The equal-time super-Poisson is

$$\{\psi^a_{\alpha}({\bf x},t), \psi^b_{\beta}({\bf y},t)\}_{PB}~=~ -i \delta^{ab}~\delta_{\alpha\beta}~\delta^3({\bf x}-{\bf y}).\tag{5'}$$

The CARs are

$$\{\hat{\psi}^a_{\alpha}({\bf x},t), \hat{\psi}^b_{\beta}({\bf y},t)\}_{+} ~=~ \hbar\delta^{ab}~\delta_{\alpha\beta}~\delta^3({\bf x}-{\bf y})\hat{\bf 1} . \tag{6'}$$

References:

1. A. Das, Lectures on QFT, (2008); chapter 10.

--

$$^1$$ In our super-conventions, the exterior derivative $$\mathrm{d}$$ is Grassmann-even and carries form-degree +1.

$$^2$$ Note that adding a total time derivative

$$i\psi^{\dagger}\dot{\psi}~\longrightarrow~i\psi^{\dagger}\dot{\psi}+ \frac{d}{dt}(\alpha\psi^{\dagger}\psi)\tag{8}$$

to the kinetic term (2) corresponds to adding an exact term

$$\vartheta(t)~\longrightarrow~\vartheta(t)+ \mathrm{d} \int\! d^3x~ \alpha\psi^{\dagger}({\bf x},t) \psi({\bf x},t) \tag{9}$$

to the symplectic one-form potential (3), which has no effect on the symplectic 2-form (4).

• Would you say that the Super Poisson bracket a special case of the Dirac bracket? Commented Dec 13, 2022 at 12:01
• Only if the Dirac bracket is really the super Dirac bracket, and there are no 2nd-class constraints. Commented Dec 13, 2022 at 13:13

Now, I don't know what the word rigorous means, but here is a straight off the bat naive answer. Given $$H = \int d^3 x \, \bar{\Psi}(i \gamma_i \partial_i +m)\Psi$$ from $$\mathcal{L} = i\bar{\Psi}\gamma^{\mu}\partial_{\mu}\Psi - \bar{\Psi} m \Psi \quad \text{and}\quad H = \int d^3x \, (\pi \dot{\Psi}-\mathcal{L})$$ with $(+,-,-,-)$. Let's use the possoin bracket $$\{A,B\} = \int d^3 x \, (\delta_{\Psi}A \, \delta_{\pi}B-\delta_{\pi}A \, \delta_{\Psi}B)$$ and let's remember that $\pi_{\Psi} = i \bar{\Psi}\gamma_0 \implies \bar{\Psi} = -i \pi \gamma_0$ so that $$H = \int d^3x \, -i\gamma_0\pi(i\gamma_i\partial_i +m)\Psi$$ consider $$\delta_{\pi}H = \int d^3x \, \gamma_0 (\delta_{\pi}\pi) \gamma_i \partial_i \Psi + \gamma_0\pi\gamma_i\partial_i(\delta_{\pi}\Psi) - i\gamma_0 (\delta_{\pi}\pi) m\Psi - i\gamma_0 \pi m (\delta_{\pi}\Psi)$$ $$=\gamma_0 \gamma_i \partial_i \Psi - i\gamma_0 m \Psi$$ Then looking at $$\{H,\Psi\} = -\gamma_0 \gamma_i \partial_i \Psi + i\gamma_0 m \Psi = \dot{\Psi}$$ God knows if this is right, but this sounds like what you are looking for.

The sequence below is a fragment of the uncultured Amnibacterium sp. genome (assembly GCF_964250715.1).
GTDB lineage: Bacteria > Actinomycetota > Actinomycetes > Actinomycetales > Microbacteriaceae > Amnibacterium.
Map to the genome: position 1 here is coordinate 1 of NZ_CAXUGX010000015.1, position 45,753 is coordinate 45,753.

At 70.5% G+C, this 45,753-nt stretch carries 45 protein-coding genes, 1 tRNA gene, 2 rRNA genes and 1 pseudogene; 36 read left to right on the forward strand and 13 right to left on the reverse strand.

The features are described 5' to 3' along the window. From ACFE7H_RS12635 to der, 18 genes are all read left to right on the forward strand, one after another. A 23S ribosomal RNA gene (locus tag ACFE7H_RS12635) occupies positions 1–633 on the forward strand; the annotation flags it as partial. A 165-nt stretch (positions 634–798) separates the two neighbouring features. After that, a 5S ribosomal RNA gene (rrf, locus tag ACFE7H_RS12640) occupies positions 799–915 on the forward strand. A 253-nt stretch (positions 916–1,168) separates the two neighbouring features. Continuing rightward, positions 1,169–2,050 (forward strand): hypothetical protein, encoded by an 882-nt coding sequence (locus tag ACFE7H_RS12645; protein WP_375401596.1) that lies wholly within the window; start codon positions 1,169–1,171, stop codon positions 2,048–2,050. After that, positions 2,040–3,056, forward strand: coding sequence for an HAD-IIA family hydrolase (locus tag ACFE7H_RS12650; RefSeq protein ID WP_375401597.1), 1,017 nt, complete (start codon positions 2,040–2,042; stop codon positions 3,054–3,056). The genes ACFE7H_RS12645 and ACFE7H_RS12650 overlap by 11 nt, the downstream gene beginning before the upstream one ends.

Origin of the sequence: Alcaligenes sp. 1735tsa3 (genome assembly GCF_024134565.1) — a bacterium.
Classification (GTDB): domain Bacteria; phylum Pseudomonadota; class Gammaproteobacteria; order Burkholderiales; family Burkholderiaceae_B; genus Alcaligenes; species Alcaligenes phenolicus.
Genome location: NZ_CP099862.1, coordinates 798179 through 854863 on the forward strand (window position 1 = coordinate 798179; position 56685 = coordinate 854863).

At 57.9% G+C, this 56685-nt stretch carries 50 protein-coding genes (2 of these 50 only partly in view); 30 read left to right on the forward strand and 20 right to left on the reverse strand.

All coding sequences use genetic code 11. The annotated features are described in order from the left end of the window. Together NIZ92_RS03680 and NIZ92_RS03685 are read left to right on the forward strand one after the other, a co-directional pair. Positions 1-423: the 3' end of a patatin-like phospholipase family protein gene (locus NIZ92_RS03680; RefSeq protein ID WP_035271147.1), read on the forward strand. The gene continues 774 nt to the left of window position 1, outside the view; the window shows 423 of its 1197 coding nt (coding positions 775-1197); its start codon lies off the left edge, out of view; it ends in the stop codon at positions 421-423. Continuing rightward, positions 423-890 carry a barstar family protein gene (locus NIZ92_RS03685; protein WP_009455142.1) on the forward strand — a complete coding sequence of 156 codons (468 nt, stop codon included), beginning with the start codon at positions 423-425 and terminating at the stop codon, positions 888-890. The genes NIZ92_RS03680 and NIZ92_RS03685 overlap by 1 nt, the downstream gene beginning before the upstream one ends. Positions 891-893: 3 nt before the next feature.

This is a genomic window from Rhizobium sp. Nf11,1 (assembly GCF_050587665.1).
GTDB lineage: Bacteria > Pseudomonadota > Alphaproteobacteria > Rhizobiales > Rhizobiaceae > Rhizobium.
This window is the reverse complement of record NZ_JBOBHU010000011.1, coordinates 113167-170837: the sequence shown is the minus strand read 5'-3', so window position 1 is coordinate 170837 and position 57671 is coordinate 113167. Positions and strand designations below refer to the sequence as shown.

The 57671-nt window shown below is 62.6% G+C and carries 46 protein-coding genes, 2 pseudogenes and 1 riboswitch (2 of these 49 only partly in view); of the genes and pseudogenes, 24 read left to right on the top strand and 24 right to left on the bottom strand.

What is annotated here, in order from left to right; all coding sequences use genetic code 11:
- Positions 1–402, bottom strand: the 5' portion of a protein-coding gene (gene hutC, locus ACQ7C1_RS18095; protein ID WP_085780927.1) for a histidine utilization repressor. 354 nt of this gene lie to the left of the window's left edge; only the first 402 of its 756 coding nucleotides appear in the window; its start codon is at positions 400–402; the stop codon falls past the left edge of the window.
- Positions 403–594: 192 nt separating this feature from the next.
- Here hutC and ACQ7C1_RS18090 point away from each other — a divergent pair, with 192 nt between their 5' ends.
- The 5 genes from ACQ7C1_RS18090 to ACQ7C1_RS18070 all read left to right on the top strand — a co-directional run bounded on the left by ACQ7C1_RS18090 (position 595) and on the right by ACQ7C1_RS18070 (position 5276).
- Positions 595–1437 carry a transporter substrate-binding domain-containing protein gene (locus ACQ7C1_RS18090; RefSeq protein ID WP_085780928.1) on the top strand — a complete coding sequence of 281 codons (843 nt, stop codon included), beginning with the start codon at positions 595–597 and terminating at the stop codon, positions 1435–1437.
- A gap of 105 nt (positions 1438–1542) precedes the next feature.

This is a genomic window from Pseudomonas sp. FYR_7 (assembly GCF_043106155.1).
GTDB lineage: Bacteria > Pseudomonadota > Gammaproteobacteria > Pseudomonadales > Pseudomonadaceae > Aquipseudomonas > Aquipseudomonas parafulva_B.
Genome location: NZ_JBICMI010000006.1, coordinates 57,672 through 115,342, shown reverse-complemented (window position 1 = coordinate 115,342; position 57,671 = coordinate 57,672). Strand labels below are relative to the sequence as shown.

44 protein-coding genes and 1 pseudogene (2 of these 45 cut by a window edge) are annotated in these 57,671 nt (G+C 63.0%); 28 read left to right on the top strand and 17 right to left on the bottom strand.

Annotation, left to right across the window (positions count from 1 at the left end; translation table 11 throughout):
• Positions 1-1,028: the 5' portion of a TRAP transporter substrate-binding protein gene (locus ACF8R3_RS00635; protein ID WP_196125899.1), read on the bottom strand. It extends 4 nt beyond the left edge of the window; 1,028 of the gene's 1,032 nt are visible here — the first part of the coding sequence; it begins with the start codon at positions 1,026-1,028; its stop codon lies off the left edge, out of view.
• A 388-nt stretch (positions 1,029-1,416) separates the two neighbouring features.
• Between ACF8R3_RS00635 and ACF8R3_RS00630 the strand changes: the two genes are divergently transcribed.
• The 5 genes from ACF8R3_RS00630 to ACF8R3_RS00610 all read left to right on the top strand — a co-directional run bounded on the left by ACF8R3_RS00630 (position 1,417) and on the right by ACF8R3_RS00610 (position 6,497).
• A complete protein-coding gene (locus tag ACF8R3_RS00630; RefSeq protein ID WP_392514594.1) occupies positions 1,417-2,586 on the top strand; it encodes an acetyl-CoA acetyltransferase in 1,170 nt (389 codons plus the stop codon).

• Why you ignore field $\bar{\Psi}$ in the bracket? Commented Nov 7, 2012 at 11:10
• @Sasha I'm not sure what you mean, in the question you were interested in $\Psi$, so I tried to work out an equation for $\dot{\Psi}$. If you mean why in the last line "I ignored $\bar{\Psi}$", it because I used line four's Hamiltonian, which uses the conjugate momentum. Is that what you are asking? Commented Nov 7, 2012 at 14:50
• Since $\Psi$ and $\Pi$ are Grassmann-number valued fields, your expression of the Poisson bracket has a wrong sign. Commented May 11, 2022 at 6:20

In my opinion, one cannot rigorously [*] define the bracket. Suppose that you use the Dirac field equation for arriving to the ordinary Lagrangian density

$$\mathcal{L} = c \bar{\psi} \left( i\hbar \gamma^\mu \frac{\partial}{\partial x^\mu} \right) \psi$$

This is a function of the spinor components $\psi_i$ and their adjoints $\bar{\psi_i}$. The problem begins when you try to obtain the conjugate momentum for the adjoints (the dot denotes time derivative)

$$\bar{\pi_i} = \frac{\partial \mathcal{L}}{\partial \dot{\bar{\psi_i}}} = 0$$

which implies that not all the canonical variables are independent and not true 'phase-space' structure exists.

You could try to formally define Poisson brackets in the usual fashion,

$$\{ A, B \} \equiv \sum_i \frac{\partial A}{\partial \psi_i} \frac{\partial B}{\partial \pi_i} - \frac{\partial A}{\partial \pi_i} \frac{\partial B}{\partial \psi_i} + \sum_j \frac{\partial A}{\partial \bar{\psi}_j} \frac{\partial B}{\partial \bar{\pi}_j} - \frac{\partial A}{\partial \bar{\pi}_j} \frac{\partial B}{\partial \bar{\psi}_j}$$

but note that this is only formally valid, because the variables are not all independent. The equations of motion would be written somewhat as